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April 6, 2022 2:41 pm
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‘We’re Not There’: Blinken Casts Doubt on Prospects for Renewed Iran Nuclear Deal

avatar by Ben Cohen

U.S. Secretary of State Antony Blinken speaks in the briefing room of the State Department in Washington, U.S. January 7, 2022. Andrew Harnik/Pool via REUTERS

US Secretary of State Antony Blinken on Wednesday poured cold water on the prospects of a renewed agreement with the Iranian regime over its nuclear program.

In a television interview on the first anniversary of the ongoing talks in Vienna to revive the Joint Comprehensive Program of Action (JCPOA) — the technical name for the Iran nuclear deal of 2015 agreed between Tehran and the US, the UK, the EU Germany, China and Russia — Blinken said that time was running out to secure an agreement.

“I’m not overly optimistic at the prospects of actually getting an agreement to conclusion, despite efforts we’ve put into it, and despite the fact that I believe that our security would be better off,” Blinken told MSNBC anchor Andrea Mitchell during an official visit to Brussels.

“We’re not there, we’ll have to see if we can close, and time is getting extremely short,” the top US diplomat added.

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Blinken’s admission that the talks may well fail was an unprompted follow-up to Mitchell’s original question as to whether Iran’s Islamic Revolutionary Guards Corps (IRGC) — which was designated as a Foreign Terrorist Organization (FTO) by the State Department in 2019 — was a terrorist organization.

“They are,” Blinken responded.

Asked by Mitchell whether that would continue to be the case, Blinken said he was not prepared to divulge details of the negotiations, before adding that he was not confident that an agreement would be reached. “I continue to believe it would be in the best interests of our country if we can get back into compliance with the deal, if Iran will do the same,” Blinken emphasized. “We’re not there.”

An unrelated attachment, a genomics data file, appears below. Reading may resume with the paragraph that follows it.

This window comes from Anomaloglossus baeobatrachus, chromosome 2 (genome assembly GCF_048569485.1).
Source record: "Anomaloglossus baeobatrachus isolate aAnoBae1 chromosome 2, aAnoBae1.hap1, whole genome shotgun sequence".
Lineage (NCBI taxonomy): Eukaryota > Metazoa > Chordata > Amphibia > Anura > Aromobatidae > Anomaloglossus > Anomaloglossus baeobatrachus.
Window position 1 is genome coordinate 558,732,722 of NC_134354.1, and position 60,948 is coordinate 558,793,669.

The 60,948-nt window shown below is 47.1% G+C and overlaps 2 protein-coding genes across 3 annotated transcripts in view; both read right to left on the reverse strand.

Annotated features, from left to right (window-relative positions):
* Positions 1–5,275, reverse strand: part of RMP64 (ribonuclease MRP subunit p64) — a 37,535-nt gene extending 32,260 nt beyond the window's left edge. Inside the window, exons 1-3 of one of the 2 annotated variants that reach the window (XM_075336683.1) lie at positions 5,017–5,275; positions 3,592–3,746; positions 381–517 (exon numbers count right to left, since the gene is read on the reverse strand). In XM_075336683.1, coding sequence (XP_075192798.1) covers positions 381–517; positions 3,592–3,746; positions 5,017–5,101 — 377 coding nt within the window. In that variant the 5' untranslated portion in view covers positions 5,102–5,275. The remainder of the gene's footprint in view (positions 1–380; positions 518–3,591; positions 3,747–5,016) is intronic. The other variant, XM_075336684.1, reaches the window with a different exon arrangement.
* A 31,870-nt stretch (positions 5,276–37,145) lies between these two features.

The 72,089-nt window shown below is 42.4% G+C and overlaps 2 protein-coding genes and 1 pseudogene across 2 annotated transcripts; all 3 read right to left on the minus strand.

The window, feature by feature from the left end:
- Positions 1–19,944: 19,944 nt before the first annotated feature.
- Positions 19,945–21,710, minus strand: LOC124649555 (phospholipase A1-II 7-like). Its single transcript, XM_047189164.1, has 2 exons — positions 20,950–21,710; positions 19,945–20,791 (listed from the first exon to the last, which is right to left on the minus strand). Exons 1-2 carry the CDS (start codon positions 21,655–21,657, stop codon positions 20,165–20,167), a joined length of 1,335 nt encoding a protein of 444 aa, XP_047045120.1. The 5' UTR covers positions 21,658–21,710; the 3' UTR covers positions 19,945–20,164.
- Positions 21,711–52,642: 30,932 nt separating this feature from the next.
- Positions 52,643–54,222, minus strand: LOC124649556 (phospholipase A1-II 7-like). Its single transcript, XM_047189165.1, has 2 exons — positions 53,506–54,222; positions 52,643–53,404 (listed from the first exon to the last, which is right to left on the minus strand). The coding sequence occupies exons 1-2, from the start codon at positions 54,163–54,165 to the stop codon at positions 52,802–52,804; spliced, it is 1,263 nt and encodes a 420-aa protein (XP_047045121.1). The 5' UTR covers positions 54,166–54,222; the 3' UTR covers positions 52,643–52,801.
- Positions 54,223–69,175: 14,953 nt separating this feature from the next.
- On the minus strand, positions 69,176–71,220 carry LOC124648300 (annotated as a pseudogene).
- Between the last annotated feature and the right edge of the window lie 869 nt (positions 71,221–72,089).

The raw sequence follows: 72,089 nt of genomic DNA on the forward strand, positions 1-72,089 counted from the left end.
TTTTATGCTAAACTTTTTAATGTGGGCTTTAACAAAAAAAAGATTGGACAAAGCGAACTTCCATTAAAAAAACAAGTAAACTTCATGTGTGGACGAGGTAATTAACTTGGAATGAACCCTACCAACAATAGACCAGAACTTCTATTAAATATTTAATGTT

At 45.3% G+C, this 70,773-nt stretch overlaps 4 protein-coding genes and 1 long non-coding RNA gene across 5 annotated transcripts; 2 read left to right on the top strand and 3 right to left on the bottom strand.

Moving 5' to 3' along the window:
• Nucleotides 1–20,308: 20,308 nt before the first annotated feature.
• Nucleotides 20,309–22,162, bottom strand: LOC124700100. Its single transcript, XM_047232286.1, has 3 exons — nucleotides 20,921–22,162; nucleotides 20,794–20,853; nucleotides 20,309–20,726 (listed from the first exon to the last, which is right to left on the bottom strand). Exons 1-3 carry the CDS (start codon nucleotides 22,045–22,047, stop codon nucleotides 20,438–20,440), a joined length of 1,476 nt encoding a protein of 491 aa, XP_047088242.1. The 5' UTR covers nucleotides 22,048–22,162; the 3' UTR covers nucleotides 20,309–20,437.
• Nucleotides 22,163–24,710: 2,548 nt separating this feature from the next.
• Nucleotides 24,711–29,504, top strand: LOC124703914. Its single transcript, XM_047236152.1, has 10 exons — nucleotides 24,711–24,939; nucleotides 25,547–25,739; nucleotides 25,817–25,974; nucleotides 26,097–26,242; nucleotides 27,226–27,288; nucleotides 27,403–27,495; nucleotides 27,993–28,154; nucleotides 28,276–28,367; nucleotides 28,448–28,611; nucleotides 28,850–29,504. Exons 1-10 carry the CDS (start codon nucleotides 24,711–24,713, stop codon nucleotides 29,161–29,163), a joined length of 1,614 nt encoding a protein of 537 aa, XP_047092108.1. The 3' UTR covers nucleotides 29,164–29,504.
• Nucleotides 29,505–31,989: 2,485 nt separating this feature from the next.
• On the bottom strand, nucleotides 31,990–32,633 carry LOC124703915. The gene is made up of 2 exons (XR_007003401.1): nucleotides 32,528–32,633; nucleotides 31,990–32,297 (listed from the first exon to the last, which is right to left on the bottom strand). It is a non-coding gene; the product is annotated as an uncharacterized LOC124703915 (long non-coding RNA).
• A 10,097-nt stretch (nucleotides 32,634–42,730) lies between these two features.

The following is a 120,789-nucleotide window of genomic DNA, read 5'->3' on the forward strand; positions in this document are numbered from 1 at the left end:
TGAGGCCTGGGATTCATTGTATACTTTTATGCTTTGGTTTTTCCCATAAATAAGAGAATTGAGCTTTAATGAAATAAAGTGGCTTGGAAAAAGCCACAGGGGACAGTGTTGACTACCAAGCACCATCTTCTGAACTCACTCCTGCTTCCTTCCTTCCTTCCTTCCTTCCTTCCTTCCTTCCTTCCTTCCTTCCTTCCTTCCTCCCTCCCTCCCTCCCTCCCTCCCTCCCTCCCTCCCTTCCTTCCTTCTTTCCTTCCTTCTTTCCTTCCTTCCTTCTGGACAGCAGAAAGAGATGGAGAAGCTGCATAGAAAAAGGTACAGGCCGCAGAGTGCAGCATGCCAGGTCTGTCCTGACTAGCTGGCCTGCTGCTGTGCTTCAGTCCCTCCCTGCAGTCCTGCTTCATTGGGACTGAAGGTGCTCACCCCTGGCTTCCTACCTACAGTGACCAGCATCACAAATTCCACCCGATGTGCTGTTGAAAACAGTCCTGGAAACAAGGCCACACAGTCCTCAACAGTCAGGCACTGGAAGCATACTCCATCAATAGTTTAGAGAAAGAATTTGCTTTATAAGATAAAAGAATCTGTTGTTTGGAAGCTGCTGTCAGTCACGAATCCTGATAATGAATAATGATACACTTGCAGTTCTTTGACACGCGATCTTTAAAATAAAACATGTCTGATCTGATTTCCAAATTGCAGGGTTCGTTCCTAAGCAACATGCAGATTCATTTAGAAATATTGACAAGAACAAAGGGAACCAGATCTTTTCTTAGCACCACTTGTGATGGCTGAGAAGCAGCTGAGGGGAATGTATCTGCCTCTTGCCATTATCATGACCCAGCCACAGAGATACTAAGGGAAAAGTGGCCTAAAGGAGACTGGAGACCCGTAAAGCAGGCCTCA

Separately on Wednesday, 18 Democratic Party representatives in the US Congress issued a statement warning against the “looming” renewed nuclear deal.

“The old JCPOA did not work, and any new deal that does not prevent Iran from ever acquiring a nuclear weapon is unacceptable,” Rep. Elaine Luria (VA) said in an accompanying statement. “I have serious concerns about reports that negotiators in Vienna are discussing lifting sanctions designed not only to address Iran’s illegal nuclear activities, but even its state sponsorship of terrorism.”

Another signatory to the statement, Rep. Josh Gottheimer (NJ), expressed concern over persistent reports that the IRGC’s designation as an FTO may be lifted by the Biden Administration in order to achieve a deal.

“As the Vienna negotiations come to a close, we cannot treat the FTO designation — one of our most powerful diplomatic tools used to get cold-blooded killers out of the terrorist business — as a cheap bargaining chip,” Gottheimer said. “If Iran, the world’s leading state sponsor of terror, has proven anything, it’s that they can’t be trusted.”

Israel, which has observed the ongoing negotiations in Vienna with alarm, has made clear its rejection of any deal that would remove the IRGC’s designation. “I want to be very clear on this: The IRGC is a terror organization, and they should stay as such, and this is how they should be perceived,” Benny Gantz — Israel’s Defense Minister — said last month.

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